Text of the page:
Wednesday, 25 November 2015
The first issue with running a Torchwood game turned out to be the nature of the last two campaigns the group has run - with me as a player, rather than GM. Most recently, we've done Primeval, and before that, Supernatural. There is, let's be honest, a certain theme here, although it wasn't one that was particularly intentional (we'd done Call of Cthulhu and HeroQuest before that). The fact that they're all based on TV shows isn't really an issue, but I felt that the fact that they were all investigators running around the modern world might be if I made it three-in-a-row.
Doctor Who wouldn't have had this problem - alien planets, space stations, trips into history, it's all rather different. But Torchwood ran the risk of, in particular, being Primeval with aliens instead of dinosaurs. It's set in modern Britain, you're agents of at least some sort of vaguely official agency, and so on. Yes, we could have the characters be entirely unofficial remnants of the disbanded organisation, but that makes it more like Supernatural (only set in Britain), so it still didn't feel different enough to me.
The solution: set it in a different historical period.
I considered three options. The 1960s I know a fair bit about, having played in a long-running bulletin-board game set between 1946 and 1970. But if you're going to do the '60s, it's pretty well got to be set in London, where all the cool stuff was happening, and Torchwood One was presumably a big organisation back then, as it was in the 2000s. I wanted the PCs to be the whole of the branch, rather than having a lot of support readily available. So that's out.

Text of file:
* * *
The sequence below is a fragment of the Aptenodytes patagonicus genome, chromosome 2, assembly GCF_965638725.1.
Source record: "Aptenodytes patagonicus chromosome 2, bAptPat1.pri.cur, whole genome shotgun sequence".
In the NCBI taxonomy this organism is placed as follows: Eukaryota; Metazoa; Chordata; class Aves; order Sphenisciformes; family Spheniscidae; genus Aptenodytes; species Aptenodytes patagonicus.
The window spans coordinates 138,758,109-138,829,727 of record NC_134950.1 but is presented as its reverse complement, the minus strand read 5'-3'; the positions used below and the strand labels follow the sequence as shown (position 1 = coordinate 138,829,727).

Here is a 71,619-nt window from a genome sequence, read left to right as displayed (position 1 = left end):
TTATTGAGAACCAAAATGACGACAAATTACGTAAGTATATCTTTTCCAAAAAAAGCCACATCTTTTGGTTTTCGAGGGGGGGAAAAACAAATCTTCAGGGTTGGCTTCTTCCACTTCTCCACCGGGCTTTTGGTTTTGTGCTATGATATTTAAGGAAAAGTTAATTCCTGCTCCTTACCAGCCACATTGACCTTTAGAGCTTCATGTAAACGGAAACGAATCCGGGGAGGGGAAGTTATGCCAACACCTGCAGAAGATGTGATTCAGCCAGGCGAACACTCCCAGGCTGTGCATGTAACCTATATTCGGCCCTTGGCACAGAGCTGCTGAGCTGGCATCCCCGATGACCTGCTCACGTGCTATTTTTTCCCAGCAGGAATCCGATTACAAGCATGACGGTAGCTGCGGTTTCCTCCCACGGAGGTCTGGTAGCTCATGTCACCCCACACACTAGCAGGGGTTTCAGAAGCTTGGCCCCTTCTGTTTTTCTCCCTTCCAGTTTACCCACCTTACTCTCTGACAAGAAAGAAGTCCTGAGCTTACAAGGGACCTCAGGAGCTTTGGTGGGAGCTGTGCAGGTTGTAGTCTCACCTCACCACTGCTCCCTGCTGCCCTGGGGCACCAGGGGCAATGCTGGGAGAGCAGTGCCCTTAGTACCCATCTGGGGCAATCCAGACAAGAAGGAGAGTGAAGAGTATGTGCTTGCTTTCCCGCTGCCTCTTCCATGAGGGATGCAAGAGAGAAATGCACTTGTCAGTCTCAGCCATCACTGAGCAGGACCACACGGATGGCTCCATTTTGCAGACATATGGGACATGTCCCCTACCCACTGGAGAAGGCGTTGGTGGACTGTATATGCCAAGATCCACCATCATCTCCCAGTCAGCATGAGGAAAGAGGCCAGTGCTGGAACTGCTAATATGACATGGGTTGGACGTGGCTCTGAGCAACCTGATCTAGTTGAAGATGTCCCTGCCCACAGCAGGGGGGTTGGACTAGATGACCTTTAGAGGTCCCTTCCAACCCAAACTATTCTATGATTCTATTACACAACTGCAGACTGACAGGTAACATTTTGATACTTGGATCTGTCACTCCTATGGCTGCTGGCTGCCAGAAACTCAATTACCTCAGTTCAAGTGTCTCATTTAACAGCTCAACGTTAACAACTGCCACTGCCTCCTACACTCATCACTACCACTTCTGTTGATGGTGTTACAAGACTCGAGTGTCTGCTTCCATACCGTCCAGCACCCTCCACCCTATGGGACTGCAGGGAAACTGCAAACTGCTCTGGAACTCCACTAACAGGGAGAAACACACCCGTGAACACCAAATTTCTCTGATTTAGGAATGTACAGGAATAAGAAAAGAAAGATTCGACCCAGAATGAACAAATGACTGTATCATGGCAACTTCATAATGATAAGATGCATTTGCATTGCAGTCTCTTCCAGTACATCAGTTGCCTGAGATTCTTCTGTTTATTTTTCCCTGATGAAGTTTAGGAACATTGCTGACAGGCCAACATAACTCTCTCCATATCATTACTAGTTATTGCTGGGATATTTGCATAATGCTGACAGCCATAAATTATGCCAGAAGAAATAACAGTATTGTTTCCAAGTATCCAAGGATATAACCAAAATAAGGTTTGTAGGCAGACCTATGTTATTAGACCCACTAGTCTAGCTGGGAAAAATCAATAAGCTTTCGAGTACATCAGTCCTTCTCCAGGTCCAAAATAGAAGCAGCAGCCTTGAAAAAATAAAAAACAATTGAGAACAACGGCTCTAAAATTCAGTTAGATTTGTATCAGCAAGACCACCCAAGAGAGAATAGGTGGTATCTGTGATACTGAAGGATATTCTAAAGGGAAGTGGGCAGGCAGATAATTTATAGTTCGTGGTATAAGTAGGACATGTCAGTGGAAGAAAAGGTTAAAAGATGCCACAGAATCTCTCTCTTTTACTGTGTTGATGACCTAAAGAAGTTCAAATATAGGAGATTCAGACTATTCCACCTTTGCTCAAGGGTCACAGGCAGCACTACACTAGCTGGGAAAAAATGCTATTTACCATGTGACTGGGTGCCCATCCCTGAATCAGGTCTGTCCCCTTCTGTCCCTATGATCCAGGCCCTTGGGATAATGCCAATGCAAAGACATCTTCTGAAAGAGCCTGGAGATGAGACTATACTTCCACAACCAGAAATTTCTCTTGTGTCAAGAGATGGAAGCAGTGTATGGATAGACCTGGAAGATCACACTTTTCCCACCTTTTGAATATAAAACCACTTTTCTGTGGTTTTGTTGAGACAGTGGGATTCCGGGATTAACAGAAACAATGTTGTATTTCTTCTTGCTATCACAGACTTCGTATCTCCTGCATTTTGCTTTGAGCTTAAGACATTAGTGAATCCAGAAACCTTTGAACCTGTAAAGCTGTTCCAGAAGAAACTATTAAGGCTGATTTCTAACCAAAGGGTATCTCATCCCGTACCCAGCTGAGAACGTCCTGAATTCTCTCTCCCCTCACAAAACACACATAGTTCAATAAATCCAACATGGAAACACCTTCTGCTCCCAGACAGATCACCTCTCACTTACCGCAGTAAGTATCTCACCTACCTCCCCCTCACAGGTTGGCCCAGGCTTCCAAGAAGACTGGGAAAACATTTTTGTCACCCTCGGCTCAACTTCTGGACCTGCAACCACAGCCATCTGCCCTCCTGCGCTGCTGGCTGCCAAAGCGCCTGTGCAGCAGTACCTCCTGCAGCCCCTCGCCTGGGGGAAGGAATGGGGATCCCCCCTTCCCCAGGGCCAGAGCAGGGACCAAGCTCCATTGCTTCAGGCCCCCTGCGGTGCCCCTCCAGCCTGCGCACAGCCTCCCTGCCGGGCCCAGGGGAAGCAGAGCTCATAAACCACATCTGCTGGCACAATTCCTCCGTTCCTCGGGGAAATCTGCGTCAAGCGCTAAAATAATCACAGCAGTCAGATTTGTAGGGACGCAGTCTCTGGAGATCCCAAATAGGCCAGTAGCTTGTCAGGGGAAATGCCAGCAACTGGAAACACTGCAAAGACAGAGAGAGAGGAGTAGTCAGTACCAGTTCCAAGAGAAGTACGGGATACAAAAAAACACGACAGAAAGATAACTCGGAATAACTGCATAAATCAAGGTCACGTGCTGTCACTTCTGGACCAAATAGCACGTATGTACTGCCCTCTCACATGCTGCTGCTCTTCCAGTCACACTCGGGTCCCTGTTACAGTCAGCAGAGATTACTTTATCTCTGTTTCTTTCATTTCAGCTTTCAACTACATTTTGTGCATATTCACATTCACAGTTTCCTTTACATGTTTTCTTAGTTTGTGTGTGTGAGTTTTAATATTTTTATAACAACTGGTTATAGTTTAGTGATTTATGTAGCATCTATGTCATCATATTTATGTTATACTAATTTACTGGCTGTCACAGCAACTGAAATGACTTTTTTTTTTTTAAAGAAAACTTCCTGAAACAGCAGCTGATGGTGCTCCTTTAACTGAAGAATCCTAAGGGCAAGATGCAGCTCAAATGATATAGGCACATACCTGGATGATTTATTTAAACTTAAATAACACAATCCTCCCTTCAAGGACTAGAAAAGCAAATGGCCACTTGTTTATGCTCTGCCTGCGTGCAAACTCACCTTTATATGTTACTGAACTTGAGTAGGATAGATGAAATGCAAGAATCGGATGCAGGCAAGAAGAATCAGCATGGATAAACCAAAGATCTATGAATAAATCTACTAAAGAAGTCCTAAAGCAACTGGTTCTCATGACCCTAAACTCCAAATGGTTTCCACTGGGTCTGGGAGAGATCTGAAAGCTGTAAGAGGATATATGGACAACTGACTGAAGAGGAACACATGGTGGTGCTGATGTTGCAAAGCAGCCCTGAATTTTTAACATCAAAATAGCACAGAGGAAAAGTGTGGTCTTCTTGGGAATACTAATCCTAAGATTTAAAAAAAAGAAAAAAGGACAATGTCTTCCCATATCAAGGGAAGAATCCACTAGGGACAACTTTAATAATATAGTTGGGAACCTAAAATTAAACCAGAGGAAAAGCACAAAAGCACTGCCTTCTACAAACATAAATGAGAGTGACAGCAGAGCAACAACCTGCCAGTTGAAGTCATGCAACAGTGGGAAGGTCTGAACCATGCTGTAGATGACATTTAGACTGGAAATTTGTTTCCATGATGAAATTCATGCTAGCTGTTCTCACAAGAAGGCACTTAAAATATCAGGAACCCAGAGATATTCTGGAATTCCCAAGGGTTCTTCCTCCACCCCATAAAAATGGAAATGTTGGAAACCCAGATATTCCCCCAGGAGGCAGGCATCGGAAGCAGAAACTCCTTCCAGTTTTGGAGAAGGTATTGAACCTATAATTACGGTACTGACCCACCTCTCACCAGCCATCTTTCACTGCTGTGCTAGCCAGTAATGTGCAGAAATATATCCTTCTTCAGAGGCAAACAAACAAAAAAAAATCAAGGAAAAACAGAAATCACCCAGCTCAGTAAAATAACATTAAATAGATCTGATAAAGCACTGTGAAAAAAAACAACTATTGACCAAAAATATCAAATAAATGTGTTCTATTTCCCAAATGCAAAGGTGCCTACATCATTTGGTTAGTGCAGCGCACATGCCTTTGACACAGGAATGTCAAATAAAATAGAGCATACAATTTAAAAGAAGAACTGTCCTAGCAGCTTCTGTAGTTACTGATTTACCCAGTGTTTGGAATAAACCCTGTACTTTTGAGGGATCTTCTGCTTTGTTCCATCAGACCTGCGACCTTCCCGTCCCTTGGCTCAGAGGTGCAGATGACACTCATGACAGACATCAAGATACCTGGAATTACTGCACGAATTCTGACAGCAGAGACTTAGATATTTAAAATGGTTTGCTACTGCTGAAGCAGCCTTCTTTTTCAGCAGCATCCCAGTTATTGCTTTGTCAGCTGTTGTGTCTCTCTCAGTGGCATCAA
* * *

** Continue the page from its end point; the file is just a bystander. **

World War II also held a lot of promise. It's perfectly easy to justify most of the Torchwood staff being on missions elsewhere across the world, or even having signed up to do something else entirely. So the PCs could be the "Home Front" unit left behind. Except that there'd be a sneaking suspicion that the interesting stuff was going on abroad (where I didn't want to set the game), and the War itself might overshadow the game events. It could work (see Foyle's War, for example), but I felt that it wasn't the best bet.
Which, as is pretty obvious from the title of this post left me with: Torchwood 1890. At this point the organisation has only been going for ten years, so, especially given its low survival rate, it's entirely believable that the London branch consists of just four agents. There is no Cardiff branch yet, and Captain Jack won't be hired for another nine years, so it's an entirely unexplored era. On the other hand, it's far enough in that one can imagine that there has already been some pragmatic employment of less conventional agents, giving the players sufficient leeway to design their characters as they see fit.